Post Offer, Pre Hire Impairment Disclosure of Pre-existing Conditions 

Currently, after an offer to hire is made and accepted, but before the person who was selected for the position starts work, employers are allowed to assess whether the new applicant can safely perform the essential functions of the job. This assessment often includes a written questionnaire the applicant fills out as well as a physical assessment. However, if an applicant is not forthcoming in responding to legally permissible questions about medical limitations:

  1.  the employer is denied the opportunity to provide reasonable accommodations,
  2. increased safety risks are present in the workplace,
  3. unnecessary and avoidable injuries result from an employee trying to do more than he/she has been medically cleared to do,
  4. expenses are incurred: to the employee, the employer, and the worker’s compensation system. 

On the other hand, when an employee provides accurate information about his/her limitations, workplace safety is enhanced and expensive claims are avoided. This is a question of safety for the new employee as well as other workers they will be with.

In this post-offer, pre-start period, the person is entitled to the position provided they can physically perform the job functions. If they cannot physically perform the job functions, the employer should be entitled to that information. It is unfair – and unsafe - to allow a person to accept a position when they know they cannot perform the functions of the job.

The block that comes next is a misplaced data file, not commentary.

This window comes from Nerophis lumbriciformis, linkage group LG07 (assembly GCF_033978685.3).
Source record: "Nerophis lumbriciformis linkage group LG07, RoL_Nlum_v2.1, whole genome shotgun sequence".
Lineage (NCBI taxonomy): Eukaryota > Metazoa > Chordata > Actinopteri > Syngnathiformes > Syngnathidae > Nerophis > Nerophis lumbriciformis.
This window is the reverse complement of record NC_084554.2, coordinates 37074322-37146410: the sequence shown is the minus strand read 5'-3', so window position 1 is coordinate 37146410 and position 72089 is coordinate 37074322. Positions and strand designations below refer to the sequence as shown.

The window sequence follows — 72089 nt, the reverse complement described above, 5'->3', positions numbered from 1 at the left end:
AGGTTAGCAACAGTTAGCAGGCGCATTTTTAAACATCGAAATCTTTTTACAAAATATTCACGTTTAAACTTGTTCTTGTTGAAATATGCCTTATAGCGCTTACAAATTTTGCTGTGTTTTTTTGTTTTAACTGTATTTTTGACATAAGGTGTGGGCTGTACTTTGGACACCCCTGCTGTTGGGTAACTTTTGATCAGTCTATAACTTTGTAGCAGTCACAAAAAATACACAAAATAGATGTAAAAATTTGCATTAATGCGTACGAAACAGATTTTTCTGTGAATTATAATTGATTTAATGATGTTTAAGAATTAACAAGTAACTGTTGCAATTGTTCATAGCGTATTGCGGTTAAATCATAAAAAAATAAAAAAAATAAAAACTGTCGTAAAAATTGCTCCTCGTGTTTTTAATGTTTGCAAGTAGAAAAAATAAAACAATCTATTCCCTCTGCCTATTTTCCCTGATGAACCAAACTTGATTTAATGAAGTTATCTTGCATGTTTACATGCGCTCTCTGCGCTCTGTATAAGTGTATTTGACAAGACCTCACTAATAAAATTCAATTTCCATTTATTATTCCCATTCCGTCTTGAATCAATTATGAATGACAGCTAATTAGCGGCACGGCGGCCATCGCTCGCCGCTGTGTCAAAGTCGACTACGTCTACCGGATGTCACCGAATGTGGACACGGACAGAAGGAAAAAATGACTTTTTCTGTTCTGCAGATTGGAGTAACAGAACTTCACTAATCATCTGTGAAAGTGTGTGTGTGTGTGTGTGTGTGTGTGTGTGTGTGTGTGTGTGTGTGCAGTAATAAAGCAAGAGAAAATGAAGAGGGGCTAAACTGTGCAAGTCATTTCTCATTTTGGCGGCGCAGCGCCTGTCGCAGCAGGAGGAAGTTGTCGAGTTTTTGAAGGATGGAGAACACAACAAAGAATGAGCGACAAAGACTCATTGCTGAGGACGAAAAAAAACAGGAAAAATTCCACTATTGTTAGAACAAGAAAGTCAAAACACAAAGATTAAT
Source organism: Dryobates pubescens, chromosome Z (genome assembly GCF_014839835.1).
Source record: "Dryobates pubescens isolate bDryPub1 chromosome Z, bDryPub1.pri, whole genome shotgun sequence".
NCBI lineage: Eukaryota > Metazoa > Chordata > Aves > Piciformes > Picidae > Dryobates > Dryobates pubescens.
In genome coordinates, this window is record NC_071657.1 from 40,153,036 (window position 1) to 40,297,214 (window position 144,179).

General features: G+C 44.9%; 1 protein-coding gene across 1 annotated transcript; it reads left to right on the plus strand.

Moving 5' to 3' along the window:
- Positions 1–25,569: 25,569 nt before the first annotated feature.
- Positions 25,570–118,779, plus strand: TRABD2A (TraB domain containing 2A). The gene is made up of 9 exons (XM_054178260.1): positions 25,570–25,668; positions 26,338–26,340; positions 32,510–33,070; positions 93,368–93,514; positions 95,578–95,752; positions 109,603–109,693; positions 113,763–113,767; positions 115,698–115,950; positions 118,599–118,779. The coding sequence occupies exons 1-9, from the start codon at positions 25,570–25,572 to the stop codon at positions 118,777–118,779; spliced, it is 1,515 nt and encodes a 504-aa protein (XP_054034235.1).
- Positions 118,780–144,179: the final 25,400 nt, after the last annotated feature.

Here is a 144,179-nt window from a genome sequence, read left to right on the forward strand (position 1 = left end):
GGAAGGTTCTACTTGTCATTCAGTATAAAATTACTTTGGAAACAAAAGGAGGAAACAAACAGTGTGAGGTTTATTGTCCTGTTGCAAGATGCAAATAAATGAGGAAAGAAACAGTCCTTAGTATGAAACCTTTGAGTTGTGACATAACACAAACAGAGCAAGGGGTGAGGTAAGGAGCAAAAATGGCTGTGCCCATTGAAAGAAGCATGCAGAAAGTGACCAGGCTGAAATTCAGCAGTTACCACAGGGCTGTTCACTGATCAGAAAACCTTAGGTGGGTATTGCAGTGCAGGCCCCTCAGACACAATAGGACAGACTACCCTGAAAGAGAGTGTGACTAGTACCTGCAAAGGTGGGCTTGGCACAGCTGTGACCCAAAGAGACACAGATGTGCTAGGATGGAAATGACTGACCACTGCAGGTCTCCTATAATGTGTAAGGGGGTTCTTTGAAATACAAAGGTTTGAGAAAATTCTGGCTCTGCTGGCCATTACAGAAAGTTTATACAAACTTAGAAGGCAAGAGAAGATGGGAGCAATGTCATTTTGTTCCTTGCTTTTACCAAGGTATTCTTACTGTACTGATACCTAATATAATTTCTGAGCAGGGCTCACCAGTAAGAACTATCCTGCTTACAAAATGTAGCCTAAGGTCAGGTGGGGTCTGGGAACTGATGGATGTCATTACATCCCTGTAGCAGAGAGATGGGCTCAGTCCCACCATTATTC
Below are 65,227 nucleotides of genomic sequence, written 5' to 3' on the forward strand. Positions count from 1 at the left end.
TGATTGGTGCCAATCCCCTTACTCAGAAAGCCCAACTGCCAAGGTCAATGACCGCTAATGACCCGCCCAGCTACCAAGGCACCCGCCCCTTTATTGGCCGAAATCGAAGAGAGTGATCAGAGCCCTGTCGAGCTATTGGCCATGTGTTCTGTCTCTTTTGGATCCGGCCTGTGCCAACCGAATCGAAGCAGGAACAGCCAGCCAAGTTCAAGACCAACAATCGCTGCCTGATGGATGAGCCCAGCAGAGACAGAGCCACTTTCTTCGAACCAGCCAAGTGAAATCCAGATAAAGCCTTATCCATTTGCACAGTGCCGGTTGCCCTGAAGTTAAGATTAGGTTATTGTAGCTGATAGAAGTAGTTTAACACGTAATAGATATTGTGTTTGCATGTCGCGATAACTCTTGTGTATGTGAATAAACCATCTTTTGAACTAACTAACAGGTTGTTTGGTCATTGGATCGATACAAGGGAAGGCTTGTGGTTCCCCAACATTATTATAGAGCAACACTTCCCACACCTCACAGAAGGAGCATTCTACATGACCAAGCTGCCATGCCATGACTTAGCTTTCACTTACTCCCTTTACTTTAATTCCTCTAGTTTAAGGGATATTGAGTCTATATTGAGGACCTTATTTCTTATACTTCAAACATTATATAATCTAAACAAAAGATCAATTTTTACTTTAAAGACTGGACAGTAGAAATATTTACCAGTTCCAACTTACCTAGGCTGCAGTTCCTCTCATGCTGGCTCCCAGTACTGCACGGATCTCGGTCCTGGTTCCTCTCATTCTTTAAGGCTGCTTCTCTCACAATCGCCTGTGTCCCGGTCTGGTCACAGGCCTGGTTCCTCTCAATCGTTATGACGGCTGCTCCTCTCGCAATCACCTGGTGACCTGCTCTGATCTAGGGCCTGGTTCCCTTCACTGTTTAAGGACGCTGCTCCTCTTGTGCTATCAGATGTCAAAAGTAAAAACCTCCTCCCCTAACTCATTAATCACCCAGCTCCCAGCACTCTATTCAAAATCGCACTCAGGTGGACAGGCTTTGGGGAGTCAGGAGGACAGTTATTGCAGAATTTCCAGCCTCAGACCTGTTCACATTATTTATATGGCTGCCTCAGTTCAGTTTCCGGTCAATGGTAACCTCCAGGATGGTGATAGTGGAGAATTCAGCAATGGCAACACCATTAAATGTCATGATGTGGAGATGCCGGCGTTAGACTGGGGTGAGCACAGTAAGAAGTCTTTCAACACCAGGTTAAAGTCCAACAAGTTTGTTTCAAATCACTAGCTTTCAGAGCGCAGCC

In situations where an applicant has misrepresented his/her physical ability/limitations, and that specific misrepresentation leads to an injury – all avoidable if the applicant had been truthful – benefits should not be awarded. 

MSIA supports proposals to limit benefits that result from intentional misrepresentations. When workers and employers communicate openly and honestly, injuries can be prevented (both to the worker and potentially those around them) and expensive, unnecessary payments can be avoided.